By Mark W. Mc Elroy
jeudi 11 mai 2006, par anass
I am often asked what exactly I mean by the term, The New Knowledge Management, and also about what makes it any better or different from older or existing schools of KM theory and practice. It seems worthwhile, therefore, to try to answer these questions, as the issues they raise are very important ones.
In brief, The New Knowledge Management, or TNKM, is a variant of second-generation KM1. Students of KM will recognize this latter term as one which refers to a school of theory and practice that focuses not only on enhancing knowledge sharing and re-use, but on knowledge creation, as well2. First-generation KM - still widely practiced - concerns itself mainly with the distribution, sharing, and use of existing knowledge, whereas second-generation KM backs up a step, if you will, and takes up the question of how we can improve knowledge production, as well.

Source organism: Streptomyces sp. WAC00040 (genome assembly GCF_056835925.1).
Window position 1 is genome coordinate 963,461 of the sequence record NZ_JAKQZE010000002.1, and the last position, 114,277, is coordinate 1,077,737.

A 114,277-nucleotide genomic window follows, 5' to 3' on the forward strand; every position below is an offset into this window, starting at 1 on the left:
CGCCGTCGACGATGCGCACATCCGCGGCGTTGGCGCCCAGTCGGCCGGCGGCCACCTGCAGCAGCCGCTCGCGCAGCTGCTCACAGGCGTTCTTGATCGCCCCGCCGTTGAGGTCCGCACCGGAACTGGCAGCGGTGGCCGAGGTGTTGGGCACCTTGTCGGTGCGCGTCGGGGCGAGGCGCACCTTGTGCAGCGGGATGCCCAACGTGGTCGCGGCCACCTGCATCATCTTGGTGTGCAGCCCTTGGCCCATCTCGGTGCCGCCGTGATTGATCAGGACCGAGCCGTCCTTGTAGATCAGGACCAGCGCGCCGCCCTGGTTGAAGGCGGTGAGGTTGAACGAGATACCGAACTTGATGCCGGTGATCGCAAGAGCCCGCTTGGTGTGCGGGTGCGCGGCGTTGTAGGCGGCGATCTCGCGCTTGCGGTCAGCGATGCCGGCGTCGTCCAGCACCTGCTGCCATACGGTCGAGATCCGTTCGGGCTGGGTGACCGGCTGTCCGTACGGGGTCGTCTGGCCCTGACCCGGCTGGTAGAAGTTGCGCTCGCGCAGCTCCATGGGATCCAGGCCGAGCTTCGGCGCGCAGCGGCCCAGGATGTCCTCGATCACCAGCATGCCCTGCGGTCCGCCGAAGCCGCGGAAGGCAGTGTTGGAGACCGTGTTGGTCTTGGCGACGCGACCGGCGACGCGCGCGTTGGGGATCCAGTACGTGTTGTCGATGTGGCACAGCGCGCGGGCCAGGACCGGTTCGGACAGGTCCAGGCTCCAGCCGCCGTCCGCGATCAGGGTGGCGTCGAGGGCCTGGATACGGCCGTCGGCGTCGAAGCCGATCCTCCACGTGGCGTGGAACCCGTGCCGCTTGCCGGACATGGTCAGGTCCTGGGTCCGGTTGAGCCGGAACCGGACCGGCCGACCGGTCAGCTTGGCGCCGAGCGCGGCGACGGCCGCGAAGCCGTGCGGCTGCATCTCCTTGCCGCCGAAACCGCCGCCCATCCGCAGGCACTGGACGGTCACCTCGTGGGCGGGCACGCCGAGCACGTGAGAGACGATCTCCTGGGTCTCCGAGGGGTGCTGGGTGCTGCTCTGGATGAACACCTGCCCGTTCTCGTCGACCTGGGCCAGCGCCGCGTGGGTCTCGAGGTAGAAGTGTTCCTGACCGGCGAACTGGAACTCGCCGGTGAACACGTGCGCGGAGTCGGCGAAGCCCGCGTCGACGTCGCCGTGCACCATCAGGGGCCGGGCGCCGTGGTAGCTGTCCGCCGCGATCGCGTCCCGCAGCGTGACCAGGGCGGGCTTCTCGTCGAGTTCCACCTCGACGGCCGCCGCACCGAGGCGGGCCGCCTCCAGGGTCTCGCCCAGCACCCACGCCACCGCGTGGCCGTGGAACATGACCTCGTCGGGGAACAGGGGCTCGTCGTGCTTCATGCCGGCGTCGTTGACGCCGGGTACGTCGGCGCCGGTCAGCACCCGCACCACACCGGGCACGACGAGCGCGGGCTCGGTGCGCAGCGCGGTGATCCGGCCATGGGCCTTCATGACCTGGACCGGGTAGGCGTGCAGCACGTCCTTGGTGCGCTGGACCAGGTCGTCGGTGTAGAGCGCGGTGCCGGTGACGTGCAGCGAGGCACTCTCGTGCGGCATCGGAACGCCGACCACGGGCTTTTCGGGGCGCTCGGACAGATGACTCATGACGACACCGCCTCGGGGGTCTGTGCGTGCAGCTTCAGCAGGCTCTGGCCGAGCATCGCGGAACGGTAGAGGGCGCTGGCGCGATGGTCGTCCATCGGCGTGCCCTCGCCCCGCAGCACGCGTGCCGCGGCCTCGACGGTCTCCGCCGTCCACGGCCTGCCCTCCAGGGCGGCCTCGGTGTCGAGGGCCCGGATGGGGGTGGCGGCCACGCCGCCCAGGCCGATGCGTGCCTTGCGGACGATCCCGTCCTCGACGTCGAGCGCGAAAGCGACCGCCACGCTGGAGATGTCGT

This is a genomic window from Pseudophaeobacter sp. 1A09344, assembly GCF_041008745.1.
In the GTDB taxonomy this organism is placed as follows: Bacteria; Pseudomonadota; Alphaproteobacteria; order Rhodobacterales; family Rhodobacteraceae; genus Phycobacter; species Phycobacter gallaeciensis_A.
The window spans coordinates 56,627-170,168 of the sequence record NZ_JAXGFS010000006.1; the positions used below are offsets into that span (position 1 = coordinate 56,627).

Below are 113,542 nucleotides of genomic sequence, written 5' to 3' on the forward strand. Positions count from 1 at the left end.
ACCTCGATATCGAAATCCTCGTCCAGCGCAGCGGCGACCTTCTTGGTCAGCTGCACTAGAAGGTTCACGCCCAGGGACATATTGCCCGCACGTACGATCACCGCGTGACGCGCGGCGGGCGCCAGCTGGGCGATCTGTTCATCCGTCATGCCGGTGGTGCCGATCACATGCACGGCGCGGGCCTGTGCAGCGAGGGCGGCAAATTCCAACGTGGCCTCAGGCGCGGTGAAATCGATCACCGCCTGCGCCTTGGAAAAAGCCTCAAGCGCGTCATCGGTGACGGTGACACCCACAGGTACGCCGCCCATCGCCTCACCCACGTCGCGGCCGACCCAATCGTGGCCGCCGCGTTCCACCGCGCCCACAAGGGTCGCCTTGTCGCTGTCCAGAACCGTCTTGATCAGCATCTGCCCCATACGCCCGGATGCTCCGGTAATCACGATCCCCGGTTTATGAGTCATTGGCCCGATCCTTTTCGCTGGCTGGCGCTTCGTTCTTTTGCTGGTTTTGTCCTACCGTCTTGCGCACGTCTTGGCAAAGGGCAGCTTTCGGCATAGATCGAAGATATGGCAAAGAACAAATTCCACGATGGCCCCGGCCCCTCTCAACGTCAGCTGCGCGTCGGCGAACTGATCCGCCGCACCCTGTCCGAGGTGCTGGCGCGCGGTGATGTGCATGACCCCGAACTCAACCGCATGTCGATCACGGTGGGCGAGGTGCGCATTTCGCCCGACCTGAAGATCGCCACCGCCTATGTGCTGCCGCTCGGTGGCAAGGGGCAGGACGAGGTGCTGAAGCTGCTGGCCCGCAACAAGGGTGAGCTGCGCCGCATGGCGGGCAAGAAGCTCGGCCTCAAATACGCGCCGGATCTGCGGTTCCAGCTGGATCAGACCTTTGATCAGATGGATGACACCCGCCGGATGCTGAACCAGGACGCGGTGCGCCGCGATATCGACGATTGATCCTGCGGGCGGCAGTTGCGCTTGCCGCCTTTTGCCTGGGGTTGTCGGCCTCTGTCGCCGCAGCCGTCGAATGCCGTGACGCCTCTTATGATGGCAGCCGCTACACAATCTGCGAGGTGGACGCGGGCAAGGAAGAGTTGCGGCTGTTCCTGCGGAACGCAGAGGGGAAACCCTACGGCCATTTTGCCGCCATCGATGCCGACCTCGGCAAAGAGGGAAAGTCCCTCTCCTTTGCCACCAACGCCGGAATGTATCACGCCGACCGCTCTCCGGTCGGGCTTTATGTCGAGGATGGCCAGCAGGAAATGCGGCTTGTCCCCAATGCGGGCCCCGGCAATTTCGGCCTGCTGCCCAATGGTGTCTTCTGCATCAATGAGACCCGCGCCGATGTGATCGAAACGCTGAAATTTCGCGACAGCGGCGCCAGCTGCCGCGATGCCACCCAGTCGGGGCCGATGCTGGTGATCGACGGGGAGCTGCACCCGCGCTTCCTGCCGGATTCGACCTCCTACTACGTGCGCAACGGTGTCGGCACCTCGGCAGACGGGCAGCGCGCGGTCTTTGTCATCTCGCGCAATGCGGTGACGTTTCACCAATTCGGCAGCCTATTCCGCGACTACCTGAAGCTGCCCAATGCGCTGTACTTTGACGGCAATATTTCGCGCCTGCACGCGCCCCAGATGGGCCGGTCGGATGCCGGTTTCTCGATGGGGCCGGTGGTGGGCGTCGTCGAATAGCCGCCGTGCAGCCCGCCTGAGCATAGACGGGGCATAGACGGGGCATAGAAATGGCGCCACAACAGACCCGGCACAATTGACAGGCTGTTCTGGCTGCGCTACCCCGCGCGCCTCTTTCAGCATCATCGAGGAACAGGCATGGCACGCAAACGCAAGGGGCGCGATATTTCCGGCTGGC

Because second-generation KM deals explicitly with knowledge production, it lacks the convenient assumption found in first-generation schemes - namely, that valuable organizational knowledge already exists. Rather, it begins at the beginning, at the seminal stage of knowledge, and concerns itself with how knowledge is created, what motivates its production, and how we can know that it is knowledge after it has been produced. After all of that has been answered, it then joins with its first-generation kin to address matters related to distribution, sharing, and use.
Source : Macroinnovation.2003. Auteur :By Mark W. Mc Elroy